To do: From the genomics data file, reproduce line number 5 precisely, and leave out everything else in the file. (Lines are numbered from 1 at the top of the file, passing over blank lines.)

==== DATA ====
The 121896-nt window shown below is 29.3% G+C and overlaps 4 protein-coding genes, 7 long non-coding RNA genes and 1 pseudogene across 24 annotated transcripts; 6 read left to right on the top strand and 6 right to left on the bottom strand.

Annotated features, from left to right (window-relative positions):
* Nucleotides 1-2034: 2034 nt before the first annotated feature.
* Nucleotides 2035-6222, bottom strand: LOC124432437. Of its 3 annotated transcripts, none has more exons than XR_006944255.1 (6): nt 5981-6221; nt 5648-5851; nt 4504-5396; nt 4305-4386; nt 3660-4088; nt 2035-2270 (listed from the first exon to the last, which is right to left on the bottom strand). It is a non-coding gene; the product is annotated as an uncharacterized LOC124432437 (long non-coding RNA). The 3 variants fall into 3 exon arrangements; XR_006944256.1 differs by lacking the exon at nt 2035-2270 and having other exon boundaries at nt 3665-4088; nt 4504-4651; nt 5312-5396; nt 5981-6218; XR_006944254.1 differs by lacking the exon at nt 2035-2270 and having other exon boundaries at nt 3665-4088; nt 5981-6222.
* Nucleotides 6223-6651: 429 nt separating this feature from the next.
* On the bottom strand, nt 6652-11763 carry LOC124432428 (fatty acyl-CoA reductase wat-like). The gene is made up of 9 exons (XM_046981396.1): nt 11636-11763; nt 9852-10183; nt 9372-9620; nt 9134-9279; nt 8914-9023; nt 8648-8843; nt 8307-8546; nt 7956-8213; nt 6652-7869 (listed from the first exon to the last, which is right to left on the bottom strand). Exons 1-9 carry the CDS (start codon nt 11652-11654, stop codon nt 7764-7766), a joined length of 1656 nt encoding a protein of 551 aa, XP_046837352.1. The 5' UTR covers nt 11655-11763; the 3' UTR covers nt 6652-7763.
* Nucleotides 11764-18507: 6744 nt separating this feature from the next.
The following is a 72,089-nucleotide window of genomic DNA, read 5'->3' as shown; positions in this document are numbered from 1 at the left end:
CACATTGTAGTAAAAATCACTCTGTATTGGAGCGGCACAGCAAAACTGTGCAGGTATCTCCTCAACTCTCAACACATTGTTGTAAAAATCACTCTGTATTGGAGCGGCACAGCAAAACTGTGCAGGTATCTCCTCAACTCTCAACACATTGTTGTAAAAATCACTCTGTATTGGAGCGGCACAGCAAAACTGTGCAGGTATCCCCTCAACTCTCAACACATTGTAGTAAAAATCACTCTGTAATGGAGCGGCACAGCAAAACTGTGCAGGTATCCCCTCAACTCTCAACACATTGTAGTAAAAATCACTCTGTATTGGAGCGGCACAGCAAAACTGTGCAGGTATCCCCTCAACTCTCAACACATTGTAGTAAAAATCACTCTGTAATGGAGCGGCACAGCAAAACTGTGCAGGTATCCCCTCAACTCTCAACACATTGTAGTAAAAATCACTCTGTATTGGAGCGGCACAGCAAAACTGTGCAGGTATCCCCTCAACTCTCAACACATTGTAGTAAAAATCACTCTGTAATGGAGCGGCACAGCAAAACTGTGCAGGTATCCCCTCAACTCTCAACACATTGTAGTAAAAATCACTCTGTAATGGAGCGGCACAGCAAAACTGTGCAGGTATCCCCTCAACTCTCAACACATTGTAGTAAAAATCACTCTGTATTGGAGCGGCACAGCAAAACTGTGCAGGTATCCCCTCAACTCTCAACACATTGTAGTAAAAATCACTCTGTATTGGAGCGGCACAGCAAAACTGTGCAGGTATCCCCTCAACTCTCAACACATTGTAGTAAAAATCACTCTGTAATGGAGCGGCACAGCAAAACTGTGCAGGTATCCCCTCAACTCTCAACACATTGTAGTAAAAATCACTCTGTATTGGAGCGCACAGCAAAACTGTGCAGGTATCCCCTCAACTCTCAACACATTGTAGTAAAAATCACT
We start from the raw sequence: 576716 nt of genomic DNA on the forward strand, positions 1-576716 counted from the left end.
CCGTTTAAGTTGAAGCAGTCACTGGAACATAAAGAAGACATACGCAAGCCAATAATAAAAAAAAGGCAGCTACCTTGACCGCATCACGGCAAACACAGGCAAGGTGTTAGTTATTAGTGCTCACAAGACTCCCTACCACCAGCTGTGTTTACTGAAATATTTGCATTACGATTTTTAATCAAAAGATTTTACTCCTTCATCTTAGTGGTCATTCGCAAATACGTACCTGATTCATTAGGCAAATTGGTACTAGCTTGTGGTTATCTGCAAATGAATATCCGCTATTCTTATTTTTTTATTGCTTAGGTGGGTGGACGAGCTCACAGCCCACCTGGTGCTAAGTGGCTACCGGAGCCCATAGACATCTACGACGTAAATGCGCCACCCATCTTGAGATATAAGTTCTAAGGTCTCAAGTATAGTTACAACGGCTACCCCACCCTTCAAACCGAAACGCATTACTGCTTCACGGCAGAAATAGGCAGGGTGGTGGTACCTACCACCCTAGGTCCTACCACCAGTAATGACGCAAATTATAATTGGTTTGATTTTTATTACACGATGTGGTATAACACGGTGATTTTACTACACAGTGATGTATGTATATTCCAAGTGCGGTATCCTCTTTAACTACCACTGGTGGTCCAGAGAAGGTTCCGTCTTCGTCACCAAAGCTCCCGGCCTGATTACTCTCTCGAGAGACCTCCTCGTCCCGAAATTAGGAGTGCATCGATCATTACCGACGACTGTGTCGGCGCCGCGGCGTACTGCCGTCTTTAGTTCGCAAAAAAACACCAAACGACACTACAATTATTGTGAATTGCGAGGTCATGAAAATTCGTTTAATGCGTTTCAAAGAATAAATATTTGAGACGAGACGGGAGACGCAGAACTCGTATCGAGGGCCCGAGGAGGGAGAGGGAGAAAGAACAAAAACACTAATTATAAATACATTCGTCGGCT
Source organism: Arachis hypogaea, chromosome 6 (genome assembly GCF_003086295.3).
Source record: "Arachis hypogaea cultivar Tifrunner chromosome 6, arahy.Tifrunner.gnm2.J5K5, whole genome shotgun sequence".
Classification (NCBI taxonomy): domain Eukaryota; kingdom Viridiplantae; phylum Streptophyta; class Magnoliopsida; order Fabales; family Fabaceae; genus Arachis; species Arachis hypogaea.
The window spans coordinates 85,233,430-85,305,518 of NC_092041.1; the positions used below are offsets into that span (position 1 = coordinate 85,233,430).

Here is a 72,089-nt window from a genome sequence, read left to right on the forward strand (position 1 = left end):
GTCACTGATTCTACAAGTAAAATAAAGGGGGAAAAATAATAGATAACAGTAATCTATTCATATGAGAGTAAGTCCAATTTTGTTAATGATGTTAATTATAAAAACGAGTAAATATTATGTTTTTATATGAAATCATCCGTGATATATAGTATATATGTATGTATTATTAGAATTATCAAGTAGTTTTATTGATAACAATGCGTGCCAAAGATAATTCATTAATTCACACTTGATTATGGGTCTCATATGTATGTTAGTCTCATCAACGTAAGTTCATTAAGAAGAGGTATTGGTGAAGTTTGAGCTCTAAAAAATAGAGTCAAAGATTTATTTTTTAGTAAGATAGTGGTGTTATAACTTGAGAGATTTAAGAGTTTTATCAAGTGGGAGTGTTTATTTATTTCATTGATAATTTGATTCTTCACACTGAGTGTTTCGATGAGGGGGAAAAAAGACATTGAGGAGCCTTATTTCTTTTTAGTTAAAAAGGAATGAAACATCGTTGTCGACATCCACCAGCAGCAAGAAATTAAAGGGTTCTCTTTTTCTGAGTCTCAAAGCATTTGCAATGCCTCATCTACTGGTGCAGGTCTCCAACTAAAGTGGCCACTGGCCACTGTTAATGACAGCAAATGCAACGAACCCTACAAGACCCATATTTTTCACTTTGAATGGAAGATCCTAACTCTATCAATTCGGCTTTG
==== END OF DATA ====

* Nucleotides 6223-6651: 429 nt separating this feature from the next.